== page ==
This week MARK DESMEULES, executive director of Viles Arboretum in Augusta, offers these recommendations:

“The Lure of the Labrador Wild” by Dillon Wallace. (First published in 1905)

This is a captivating true story of two New York City boys with a thirst for adventure and discovery. A Dartmouth College colleague of mine shared the book with me. He and I spent a great deal of time rock climbing, mountain climbing and adventuring together, and we loved sharing new book discoveries with each other.

Writer Dillon Wallace (who is one of the boys in the story) tells the story so skillfully, I felt like a co-adventurer, not merely a reader. I “traveled” with Wallace and Leonidas Hubbard as they attempted to discover a fabled Indian Caribou congress on Lake Michikamau. The book offers readers total immersion in their interactions with unchartered wilderness, where their survival skills are tested beyond limits. In so many ways, the story presents man against beast, except the beast in this case is the starkness, sparseness and remoteness of early 19th century Labrador. The “lure” of the title, you quickly learn, is the deceptively thin varnish we call natural beauty; just below it, the boys discover, lies virtually every primordial fear.

The book also reminds us of the thin line between civilization and the world that produced our species, and it reconnects the reader with our inner need to be surrounded by nature. In some ways, this is what fuels the land trust movement here in Maine and beyond. It’s all about getting outdoors and experiencing nature.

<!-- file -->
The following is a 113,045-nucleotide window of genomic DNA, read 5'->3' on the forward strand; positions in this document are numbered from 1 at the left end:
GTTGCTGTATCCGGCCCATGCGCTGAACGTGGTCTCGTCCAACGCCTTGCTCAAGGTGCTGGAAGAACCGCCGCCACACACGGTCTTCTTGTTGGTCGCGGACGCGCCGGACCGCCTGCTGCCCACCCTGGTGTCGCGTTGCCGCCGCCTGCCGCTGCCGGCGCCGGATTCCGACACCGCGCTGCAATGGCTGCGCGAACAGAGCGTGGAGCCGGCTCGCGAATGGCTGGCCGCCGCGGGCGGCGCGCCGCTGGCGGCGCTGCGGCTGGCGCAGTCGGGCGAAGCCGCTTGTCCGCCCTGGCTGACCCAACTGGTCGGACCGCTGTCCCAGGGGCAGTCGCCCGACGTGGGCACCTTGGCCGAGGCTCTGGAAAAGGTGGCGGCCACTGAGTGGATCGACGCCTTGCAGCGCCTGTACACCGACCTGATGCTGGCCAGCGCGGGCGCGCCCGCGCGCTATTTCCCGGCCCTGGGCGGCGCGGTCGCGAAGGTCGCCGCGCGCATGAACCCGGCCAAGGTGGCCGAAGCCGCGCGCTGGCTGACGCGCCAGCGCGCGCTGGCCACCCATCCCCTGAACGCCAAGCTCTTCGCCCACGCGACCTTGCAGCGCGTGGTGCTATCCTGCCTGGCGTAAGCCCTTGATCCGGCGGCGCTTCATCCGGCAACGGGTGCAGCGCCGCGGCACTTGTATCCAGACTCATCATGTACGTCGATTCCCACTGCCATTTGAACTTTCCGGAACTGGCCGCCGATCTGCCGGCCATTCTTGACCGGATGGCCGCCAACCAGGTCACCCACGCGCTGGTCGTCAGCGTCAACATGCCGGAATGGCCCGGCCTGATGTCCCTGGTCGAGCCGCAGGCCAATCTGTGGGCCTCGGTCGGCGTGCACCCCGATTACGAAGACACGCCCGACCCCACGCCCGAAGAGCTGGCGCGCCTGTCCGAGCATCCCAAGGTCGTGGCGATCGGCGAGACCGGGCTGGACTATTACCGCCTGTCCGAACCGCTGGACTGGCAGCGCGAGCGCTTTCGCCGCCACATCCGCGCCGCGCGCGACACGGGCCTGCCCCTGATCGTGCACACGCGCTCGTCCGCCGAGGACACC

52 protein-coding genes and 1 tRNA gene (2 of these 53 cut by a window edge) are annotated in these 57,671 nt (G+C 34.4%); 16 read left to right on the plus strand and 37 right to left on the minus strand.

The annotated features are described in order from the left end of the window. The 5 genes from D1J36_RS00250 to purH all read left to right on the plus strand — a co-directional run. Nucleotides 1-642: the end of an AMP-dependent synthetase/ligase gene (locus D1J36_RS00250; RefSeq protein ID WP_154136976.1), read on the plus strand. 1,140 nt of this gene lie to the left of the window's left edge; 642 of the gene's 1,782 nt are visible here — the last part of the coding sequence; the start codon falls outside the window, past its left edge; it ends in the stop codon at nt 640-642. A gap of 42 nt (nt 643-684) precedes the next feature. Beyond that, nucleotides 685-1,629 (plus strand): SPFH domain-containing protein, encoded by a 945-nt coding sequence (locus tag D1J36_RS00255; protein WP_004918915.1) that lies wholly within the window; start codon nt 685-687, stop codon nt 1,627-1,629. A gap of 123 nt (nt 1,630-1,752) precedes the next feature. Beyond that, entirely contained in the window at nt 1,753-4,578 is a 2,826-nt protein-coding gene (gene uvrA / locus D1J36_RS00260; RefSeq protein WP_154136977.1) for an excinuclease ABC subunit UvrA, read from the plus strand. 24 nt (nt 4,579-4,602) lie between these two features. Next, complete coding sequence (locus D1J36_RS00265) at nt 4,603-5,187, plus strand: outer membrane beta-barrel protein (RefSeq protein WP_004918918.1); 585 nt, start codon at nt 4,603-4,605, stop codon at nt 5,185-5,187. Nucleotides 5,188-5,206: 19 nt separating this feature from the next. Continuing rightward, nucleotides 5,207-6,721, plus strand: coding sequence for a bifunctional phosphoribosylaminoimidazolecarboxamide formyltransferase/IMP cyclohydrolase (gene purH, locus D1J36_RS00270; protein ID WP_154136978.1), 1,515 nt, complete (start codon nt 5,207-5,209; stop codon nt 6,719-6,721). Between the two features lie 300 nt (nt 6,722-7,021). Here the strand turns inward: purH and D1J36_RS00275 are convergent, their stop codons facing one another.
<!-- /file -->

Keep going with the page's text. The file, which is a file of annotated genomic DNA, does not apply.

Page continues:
“In the Heart of the Sea: The Tragedy of the Whaleship Essex,” by Nathaniel Philbrick.

The ocean has fascinated me ever since I was a child. It is vast and mysterious. It harbors strange, large creatures that live below its surface; we humans see just fleeting, tempting glimpses of them.

As a child, I didn’t realize precisely what drew me to the ocean. Now I know. It was the call of the wild, the enticement of wilderness, the sense of the unknown. This book of historical nonfiction is about a connection between man and ocean that is synonymous with man and wilderness. “In the Heart of the Sea” takes you back to 19th-century Nantucket and a whaling trip that ended in tragedy.

Philbrick brings you on a journey into two oceans, a world completely ruled by nature despite our ingenious attempts to harness and tame it. Each chapter’s arresting descriptions stop you in your tracks. They unveil the unmitigated fury of Mother Nature taking full control of the destiny of the whaling ship Essex. The book may be about 19th century search for whale oil, but its lessons wholly apply to our current climate change crisis: The whale is about to attack if we don’t change course in haste.

Open Book is an occasional series in which we ask Mainers to tell us about sustainability-related books they are reading.

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